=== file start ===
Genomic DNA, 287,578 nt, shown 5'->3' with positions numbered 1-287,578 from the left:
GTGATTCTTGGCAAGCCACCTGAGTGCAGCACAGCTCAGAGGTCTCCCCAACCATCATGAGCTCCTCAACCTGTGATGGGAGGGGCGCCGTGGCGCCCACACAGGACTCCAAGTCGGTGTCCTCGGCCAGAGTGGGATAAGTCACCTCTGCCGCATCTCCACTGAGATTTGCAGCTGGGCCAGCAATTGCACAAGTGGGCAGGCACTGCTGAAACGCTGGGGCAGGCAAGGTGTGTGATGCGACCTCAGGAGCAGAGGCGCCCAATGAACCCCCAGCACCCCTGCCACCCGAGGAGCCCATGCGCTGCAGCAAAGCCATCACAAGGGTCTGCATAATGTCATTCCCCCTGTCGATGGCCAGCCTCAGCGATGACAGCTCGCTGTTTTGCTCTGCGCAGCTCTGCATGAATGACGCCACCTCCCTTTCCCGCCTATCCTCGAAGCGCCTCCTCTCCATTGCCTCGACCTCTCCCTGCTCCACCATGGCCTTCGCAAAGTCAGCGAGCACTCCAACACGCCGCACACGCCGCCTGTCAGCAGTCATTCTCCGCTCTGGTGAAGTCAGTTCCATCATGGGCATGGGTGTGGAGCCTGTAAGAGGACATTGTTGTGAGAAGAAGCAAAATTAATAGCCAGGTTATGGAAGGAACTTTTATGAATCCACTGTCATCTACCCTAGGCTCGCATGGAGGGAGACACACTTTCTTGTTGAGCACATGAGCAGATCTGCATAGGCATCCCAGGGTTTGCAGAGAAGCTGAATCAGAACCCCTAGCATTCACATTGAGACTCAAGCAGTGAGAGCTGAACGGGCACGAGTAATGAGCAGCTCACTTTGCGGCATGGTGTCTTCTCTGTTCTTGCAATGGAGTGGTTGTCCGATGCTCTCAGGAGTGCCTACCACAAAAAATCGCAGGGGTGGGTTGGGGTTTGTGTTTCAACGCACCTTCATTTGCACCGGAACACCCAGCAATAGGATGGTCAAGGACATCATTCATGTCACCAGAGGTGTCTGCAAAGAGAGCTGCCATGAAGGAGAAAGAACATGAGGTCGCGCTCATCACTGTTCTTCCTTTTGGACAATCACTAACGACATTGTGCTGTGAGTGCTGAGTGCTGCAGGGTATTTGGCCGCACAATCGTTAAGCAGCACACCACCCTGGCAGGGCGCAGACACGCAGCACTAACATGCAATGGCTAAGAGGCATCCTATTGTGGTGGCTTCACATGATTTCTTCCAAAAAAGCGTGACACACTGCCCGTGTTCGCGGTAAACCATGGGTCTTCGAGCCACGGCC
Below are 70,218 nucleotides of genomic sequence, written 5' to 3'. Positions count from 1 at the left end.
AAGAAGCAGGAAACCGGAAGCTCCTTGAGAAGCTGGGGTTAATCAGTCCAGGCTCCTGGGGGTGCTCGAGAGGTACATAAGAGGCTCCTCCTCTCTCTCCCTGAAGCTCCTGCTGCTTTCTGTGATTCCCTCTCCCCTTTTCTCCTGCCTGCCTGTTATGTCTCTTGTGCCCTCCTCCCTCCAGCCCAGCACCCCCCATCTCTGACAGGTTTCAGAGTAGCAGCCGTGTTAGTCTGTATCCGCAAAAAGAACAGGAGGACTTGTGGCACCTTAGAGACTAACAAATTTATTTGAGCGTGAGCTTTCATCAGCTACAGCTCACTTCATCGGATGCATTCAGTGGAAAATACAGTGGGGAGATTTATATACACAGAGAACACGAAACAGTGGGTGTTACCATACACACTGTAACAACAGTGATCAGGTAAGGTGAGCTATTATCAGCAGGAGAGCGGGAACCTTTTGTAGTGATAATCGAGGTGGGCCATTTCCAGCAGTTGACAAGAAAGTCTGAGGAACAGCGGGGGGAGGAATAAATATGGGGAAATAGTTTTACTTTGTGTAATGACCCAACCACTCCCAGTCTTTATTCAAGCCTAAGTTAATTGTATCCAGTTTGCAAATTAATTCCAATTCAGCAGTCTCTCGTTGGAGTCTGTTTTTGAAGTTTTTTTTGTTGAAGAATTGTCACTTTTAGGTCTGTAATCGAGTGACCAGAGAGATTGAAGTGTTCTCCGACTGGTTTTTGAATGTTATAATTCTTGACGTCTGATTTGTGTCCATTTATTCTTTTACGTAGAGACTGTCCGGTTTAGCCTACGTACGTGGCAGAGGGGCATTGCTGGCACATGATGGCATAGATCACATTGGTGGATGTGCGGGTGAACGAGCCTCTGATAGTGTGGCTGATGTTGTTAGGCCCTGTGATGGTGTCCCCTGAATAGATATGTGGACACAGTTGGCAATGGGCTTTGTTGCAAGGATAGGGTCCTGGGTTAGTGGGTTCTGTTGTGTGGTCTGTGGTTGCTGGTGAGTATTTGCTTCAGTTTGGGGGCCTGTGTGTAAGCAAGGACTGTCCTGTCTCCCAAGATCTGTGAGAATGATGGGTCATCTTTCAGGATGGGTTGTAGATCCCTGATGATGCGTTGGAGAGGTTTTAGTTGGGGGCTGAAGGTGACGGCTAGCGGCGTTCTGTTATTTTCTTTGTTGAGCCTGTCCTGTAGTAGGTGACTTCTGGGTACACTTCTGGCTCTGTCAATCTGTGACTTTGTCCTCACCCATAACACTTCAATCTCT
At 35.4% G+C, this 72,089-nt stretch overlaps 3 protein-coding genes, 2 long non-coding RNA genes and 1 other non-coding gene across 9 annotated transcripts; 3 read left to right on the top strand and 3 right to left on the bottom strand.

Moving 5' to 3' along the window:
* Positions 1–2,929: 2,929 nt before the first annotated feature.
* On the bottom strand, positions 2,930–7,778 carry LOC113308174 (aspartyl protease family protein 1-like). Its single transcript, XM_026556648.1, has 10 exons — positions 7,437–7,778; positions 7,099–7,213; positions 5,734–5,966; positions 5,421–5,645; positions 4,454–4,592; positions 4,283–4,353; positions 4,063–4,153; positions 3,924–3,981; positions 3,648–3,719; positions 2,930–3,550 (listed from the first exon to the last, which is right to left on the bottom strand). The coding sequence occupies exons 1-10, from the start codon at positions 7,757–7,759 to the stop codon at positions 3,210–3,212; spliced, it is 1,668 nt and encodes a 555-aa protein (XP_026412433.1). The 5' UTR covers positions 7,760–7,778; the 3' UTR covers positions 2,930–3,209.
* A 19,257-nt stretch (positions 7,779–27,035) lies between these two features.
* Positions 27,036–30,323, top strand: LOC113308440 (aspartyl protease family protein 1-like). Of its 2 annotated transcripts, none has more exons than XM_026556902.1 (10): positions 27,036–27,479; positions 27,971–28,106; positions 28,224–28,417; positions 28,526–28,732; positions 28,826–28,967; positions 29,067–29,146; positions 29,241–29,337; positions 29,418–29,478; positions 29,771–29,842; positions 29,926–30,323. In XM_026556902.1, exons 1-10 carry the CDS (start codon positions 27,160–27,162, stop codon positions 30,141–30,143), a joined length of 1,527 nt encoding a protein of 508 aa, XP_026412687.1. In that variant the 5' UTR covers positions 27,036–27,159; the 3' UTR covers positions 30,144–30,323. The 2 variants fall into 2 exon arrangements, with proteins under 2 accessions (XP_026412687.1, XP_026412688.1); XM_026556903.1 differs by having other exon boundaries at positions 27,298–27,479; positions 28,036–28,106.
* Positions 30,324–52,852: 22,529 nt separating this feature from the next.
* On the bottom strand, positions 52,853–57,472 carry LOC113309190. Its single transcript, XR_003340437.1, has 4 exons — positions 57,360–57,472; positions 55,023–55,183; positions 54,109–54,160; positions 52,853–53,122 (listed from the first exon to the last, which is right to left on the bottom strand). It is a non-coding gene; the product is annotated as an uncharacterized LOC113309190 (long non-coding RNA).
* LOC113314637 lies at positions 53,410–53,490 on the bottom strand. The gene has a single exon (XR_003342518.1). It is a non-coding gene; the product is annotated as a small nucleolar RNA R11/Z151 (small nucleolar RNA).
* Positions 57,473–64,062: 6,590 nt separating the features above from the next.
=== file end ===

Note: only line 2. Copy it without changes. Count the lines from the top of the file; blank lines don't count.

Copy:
GTGATTCTTGGCAAGCCACCTGAGTGCAGCACAGCTCAGAGGTCTCCCCAACCATCATGAGCTCCTCAACCTGTGATGGGAGGGGCGCCGTGGCGCCCACACAGGACTCCAAGTCGGTGTCCTCGGCCAGAGTGGGATAAGTCACCTCTGCCGCATCTCCACTGAGATTTGCAGCTGGGCCAGCAATTGCACAAGTGGGCAGGCACTGCTGAAACGCTGGGGCAGGCAAGGTGTGTGATGCGACCTCAGGAGCAGAGGCGCCCAATGAACCCCCAGCACCCCTGCCACCCGAGGAGCCCATGCGCTGCAGCAAAGCCATCACAAGGGTCTGCATAATGTCATTCCCCCTGTCGATGGCCAGCCTCAGCGATGACAGCTCGCTGTTTTGCTCTGCGCAGCTCTGCATGAATGACGCCACCTCCCTTTCCCGCCTATCCTCGAAGCGCCTCCTCTCCATTGCCTCGACCTCTCCCTGCTCCACCATGGCCTTCGCAAAGTCAGCGAGCACTCCAACACGCCGCACACGCCGCCTGTCAGCAGTCATTCTCCGCTCTGGTGAAGTCAGTTCCATCATGGGCATGGGTGTGGAGCCTGTAAGAGGACATTGTTGTGAGAAGAAGCAAAATTAATAGCCAGGTTATGGAAGGAACTTTTATGAATCCACTGTCATCTACCCTAGGCTCGCATGGAGGGAGACACACTTTCTTGTTGAGCACATGAGCAGATCTGCATAGGCATCCCAGGGTTTGCAGAGAAGCTGAATCAGAACCCCTAGCATTCACATTGAGACTCAAGCAGTGAGAGCTGAACGGGCACGAGTAATGAGCAGCTCACTTTGCGGCATGGTGTCTTCTCTGTTCTTGCAATGGAGTGGTTGTCCGATGCTCTCAGGAGTGCCTACCACAAAAAATCGCAGGGGTGGGTTGGGGTTTGTGTTTCAACGCACCTTCATTTGCACCGGAACACCCAGCAATAGGATGGTCAAGGACATCATTCATGTCACCAGAGGTGTCTGCAAAGAGAGCTGCCATGAAGGAGAAAGAACATGAGGTCGCGCTCATCACTGTTCTTCCTTTTGGACAATCACTAACGACATTGTGCTGTGAGTGCTGAGTGCTGCAGGGTATTTGGCCGCACAATCGTTAAGCAGCACACCACCCTGGCAGGGCGCAGACACGCAGCACTAACATGCAATGGCTAAGAGGCATCCTATTGTGGTGGCTTCACATGATTTCTTCCAAAAAAGCGTGACACACTGCCCGTGTTCGCGGTAAACCATGGGTCTTCGAGCCACGGCC